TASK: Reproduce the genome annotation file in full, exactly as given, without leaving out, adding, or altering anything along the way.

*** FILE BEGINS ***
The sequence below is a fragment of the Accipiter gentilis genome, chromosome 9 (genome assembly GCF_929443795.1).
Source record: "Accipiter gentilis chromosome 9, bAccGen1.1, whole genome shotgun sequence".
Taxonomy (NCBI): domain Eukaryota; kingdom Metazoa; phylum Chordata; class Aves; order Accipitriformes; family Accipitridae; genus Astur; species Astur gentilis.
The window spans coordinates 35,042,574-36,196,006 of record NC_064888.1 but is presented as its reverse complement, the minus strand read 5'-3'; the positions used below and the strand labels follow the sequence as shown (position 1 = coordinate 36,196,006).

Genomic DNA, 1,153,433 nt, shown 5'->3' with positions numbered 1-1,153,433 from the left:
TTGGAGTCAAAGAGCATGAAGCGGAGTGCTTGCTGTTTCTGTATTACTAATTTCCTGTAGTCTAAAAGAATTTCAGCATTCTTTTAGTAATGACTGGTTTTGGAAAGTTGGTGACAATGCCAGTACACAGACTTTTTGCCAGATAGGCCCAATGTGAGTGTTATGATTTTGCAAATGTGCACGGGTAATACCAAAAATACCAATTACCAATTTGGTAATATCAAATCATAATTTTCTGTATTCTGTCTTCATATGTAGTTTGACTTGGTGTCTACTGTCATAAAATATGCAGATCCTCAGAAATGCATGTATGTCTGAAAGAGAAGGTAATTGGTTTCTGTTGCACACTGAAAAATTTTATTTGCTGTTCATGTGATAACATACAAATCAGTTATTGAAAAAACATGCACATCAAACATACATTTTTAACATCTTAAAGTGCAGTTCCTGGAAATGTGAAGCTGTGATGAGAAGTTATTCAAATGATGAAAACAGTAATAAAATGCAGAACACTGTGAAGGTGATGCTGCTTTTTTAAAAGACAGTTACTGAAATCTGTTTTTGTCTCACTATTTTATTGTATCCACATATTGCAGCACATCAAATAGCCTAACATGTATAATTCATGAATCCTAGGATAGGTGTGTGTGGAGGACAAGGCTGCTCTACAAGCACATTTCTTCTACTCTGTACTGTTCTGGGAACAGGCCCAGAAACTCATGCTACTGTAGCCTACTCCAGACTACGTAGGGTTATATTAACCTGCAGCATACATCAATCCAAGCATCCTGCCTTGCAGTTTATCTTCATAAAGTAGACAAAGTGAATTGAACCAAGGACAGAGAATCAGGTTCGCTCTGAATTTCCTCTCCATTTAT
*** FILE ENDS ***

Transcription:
The sequence below is a fragment of the Accipiter gentilis genome, chromosome 9 (genome assembly GCF_929443795.1).
Source record: "Accipiter gentilis chromosome 9, bAccGen1.1, whole genome shotgun sequence".
Taxonomy (NCBI): domain Eukaryota; kingdom Metazoa; phylum Chordata; class Aves; order Accipitriformes; family Accipitridae; genus Astur; species Astur gentilis.
The window spans coordinates 35,042,574-36,196,006 of record NC_064888.1 but is presented as its reverse complement, the minus strand read 5'-3'; the positions used below and the strand labels follow the sequence as shown (position 1 = coordinate 36,196,006).

Genomic DNA, 1,153,433 nt, shown 5'->3' with positions numbered 1-1,153,433 from the left:
TTGGAGTCAAAGAGCATGAAGCGGAGTGCTTGCTGTTTCTGTATTACTAATTTCCTGTAGTCTAAAAGAATTTCAGCATTCTTTTAGTAATGACTGGTTTTGGAAAGTTGGTGACAATGCCAGTACACAGACTTTTTGCCAGATAGGCCCAATGTGAGTGTTATGATTTTGCAAATGTGCACGGGTAATACCAAAAATACCAATTACCAATTTGGTAATATCAAATCATAATTTTCTGTATTCTGTCTTCATATGTAGTTTGACTTGGTGTCTACTGTCATAAAATATGCAGATCCTCAGAAATGCATGTATGTCTGAAAGAGAAGGTAATTGGTTTCTGTTGCACACTGAAAAATTTTATTTGCTGTTCATGTGATAACATACAAATCAGTTATTGAAAAAACATGCACATCAAACATACATTTTTAACATCTTAAAGTGCAGTTCCTGGAAATGTGAAGCTGTGATGAGAAGTTATTCAAATGATGAAAACAGTAATAAAATGCAGAACACTGTGAAGGTGATGCTGCTTTTTTAAAAGACAGTTACTGAAATCTGTTTTTGTCTCACTATTTTATTGTATCCACATATTGCAGCACATCAAATAGCCTAACATGTATAATTCATGAATCCTAGGATAGGTGTGTGTGGAGGACAAGGCTGCTCTACAAGCACATTTCTTCTACTCTGTACTGTTCTGGGAACAGGCCCAGAAACTCATGCTACTGTAGCCTACTCCAGACTACGTAGGGTTATATTAACCTGCAGCATACATCAATCCAAGCATCCTGCCTTGCAGTTTATCTTCATAAAGTAGACAAAGTGAATTGAACCAAGGACAGAGAATCAGGTTCGCTCTGAATTTCCTCTCCATTTAT